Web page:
The police department should be disbanded in polygamous towns on the Utah-Arizona border found guilty of violating the constitutional rights of nonbelievers, the federal government recommended Friday in a new court filing.

Outside agencies such as local county sheriffs need to handle the duties because of the deep-rooted control of the town marshals by leaders of the polygamous sect that has led to entrenched patterns of the people's rights being trampled, U.S. Department of Justice attorneys said.

The government is also asking a judge to assign an independent monitor to watch over municipal staff in Colorado City, Arizona, and Hildale, Utah, and have access to city meetings and documents.

Under the government's proposed punishment, Colorado City would also approve a plan to subdivide properties. The delay of that plan has prevented Utah from reassigning properties that are part of a church trust taken over by the state more than a decade ago after allegations of mismanagement.

A judge has scheduled a four-day hearing in October to address the issue. The towns will have an opportunity to respond to the suggested remedies ahead of that hearing.

A jury in Phoenix found in March that the towns denied non-sect followers of basic services such as police protection, building permits and water hookups.

Attorneys for the towns said the government is asking for unprecedented action that is unwarranted. They both plan to fight the recommendation.

"We're not talking about a pattern of civil rights violations like the deep South. We're not talking about people being raped and beaten," Hildale attorney Blake Hamilton said. "We're talking about people claiming religious discrimination."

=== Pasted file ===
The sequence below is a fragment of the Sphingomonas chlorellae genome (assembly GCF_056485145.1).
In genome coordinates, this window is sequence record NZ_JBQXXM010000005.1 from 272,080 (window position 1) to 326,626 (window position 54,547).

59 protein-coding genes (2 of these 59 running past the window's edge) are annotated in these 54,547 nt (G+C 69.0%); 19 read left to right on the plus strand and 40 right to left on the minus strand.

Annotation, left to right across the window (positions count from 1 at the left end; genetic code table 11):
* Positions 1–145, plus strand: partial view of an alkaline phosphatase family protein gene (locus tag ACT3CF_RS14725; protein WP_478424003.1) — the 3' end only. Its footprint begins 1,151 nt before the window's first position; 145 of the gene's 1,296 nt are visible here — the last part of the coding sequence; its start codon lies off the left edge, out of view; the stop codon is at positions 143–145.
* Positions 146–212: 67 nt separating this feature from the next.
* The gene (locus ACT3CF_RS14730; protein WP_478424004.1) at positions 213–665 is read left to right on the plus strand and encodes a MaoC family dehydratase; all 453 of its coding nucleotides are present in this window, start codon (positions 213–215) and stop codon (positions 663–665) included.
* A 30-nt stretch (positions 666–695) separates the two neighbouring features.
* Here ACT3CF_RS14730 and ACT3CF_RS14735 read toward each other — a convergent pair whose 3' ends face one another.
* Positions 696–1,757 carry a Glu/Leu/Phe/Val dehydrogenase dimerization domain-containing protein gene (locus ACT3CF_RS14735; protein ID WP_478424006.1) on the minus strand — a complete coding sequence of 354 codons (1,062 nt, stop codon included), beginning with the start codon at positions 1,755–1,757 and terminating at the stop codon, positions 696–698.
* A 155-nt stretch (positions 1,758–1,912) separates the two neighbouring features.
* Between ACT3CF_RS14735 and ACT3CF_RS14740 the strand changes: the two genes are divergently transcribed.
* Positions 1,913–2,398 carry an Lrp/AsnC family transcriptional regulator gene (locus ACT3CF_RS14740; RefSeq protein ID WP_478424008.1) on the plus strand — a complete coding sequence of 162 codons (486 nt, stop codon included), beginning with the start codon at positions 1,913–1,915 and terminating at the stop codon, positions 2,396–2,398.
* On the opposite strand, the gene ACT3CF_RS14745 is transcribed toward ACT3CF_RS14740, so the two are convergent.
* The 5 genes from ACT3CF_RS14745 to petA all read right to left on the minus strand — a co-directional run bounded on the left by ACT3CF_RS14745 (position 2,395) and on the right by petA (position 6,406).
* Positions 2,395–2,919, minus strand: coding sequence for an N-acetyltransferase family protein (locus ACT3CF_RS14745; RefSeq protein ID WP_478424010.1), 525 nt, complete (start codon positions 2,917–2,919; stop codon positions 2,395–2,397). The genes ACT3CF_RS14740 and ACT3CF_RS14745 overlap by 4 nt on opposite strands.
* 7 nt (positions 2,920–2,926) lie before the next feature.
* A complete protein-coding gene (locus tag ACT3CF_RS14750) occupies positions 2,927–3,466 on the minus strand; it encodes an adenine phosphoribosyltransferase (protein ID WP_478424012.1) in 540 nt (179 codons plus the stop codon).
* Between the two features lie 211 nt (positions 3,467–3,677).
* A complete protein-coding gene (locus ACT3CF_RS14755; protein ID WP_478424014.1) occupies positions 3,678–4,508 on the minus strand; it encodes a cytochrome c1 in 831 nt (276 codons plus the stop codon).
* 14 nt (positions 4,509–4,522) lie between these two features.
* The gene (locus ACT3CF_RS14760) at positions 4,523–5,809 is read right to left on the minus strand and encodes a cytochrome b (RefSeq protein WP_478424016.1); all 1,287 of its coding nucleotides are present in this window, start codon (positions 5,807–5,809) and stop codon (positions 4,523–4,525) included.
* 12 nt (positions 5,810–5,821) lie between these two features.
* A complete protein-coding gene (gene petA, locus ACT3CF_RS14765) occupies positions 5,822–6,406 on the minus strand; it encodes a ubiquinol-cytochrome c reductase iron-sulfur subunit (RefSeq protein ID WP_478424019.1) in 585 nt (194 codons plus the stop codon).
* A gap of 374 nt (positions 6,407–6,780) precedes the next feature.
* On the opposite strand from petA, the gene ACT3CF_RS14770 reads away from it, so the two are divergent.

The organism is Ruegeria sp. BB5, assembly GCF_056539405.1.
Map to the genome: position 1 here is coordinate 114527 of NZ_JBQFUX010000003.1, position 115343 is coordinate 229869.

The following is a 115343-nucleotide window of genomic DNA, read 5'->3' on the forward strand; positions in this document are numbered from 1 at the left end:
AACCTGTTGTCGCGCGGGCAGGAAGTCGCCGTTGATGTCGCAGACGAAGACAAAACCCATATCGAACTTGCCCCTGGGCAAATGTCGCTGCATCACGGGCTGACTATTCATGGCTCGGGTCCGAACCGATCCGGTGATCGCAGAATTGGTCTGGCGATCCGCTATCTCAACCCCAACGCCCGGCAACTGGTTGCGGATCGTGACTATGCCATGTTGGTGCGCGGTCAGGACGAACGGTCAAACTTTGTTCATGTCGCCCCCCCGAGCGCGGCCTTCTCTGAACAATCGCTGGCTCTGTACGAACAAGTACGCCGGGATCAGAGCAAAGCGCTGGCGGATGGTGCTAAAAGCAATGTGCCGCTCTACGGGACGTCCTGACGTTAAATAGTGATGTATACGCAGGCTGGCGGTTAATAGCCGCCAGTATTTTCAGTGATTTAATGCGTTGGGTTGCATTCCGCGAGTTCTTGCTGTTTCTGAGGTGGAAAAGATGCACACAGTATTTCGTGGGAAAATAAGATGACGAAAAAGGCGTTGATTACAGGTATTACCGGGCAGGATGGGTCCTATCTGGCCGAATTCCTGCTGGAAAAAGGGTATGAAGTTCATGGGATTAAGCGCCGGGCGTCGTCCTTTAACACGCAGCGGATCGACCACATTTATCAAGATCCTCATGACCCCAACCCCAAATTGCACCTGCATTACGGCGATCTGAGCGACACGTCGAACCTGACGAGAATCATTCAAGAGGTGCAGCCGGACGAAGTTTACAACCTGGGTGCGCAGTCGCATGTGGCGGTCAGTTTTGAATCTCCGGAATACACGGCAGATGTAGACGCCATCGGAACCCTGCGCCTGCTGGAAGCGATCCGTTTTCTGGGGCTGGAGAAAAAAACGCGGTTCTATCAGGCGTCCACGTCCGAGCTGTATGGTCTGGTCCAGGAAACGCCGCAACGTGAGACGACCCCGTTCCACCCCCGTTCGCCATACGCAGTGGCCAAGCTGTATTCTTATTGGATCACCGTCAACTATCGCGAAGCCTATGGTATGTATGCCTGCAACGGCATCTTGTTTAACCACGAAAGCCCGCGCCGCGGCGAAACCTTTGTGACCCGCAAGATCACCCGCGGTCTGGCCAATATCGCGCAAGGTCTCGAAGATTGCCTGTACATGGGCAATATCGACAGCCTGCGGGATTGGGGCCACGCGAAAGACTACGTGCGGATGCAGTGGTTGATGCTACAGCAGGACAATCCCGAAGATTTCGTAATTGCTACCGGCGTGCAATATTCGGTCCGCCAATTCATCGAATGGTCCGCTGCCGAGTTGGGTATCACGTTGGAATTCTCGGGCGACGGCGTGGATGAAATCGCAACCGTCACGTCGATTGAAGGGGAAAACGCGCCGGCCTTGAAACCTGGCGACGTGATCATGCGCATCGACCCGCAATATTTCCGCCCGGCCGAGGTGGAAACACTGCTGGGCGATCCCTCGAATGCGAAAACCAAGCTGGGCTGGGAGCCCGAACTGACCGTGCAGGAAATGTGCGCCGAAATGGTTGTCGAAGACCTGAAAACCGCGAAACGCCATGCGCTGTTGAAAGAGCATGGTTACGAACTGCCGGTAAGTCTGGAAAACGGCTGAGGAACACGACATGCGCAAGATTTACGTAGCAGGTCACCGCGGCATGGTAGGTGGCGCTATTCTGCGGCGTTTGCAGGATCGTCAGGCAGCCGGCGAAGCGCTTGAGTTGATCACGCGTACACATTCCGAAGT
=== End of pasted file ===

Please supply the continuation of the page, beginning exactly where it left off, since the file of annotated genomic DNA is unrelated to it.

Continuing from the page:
Colorado City attorney Jeff Matura said no town officer has been decertified by Utah or Arizona state policing agencies for at least eight years.

"Yet the government wants to take away their jobs," Matura said. "The government is saying these officers should lose their jobs because of their religious beliefs. That's a pretty dangerous path to walk down."

The civil rights trial marked one of the boldest efforts by the government to confront what critics have long said was a corrupt regime in the two towns. The seven-week trial provided a rare glimpse into the communities that for years have been shrouded in secrecy and are distrustful of government and outsiders.

As part of a $1.6 million settlement, nine people in the communities will each receive $173,000. The towns and their water utility also will each pay a $55,000 civil penalty.

The towns denied the allegations during the trial and said the government was persecuting town officials because it disapproves of their religion.

The towns were accused of doing the bidding of the Fundamentalist Church of Jesus Christ of Latter Day Saints, a radical offshoot of mainstream Mormonism, which disavowed polygamy more than 100 years ago.

The civil rights trial is one of several fights being waged by the government to rein in church activities.

Eleven church members are facing fraud and money laundering charges on accusations of orchestrating a multimillion-dollar food stamp scheme that diverted at least $12 million worth of federal benefits. The defendants, which include high-ranking leader Lyle Jeffs, have pleaded not guilty.

The U.S. Labor Department has a separate action against a ranch with ties to the church over a pecan harvest in which prosecutors allege children were forced to work long hours with few breaks.

During the civil rights case, the Justice Department said town employees assisted the group's leader when he was a fugitive and took orders from church leaders about whom to appoint to government jobs.

They say local police ignored the food stamp fraud scheme and marriages between men and underage brides.

The jury found the marshal's office violated the rights of nonbelievers by breaking the First Amendment's promise that the government won't show preference to a particular faith and force religion upon people.

Jurors concluded that officers treated nonbelievers inequitably when providing police protection, arrested them without having probable cause and made unreasonable searches of their property.

One woman who was denied a water connection testified that she had to haul water to her home and take away sewage for six years. A former sect member said police ignored hundreds of complaints of vandalism on his horse property because he was no longer part of the church.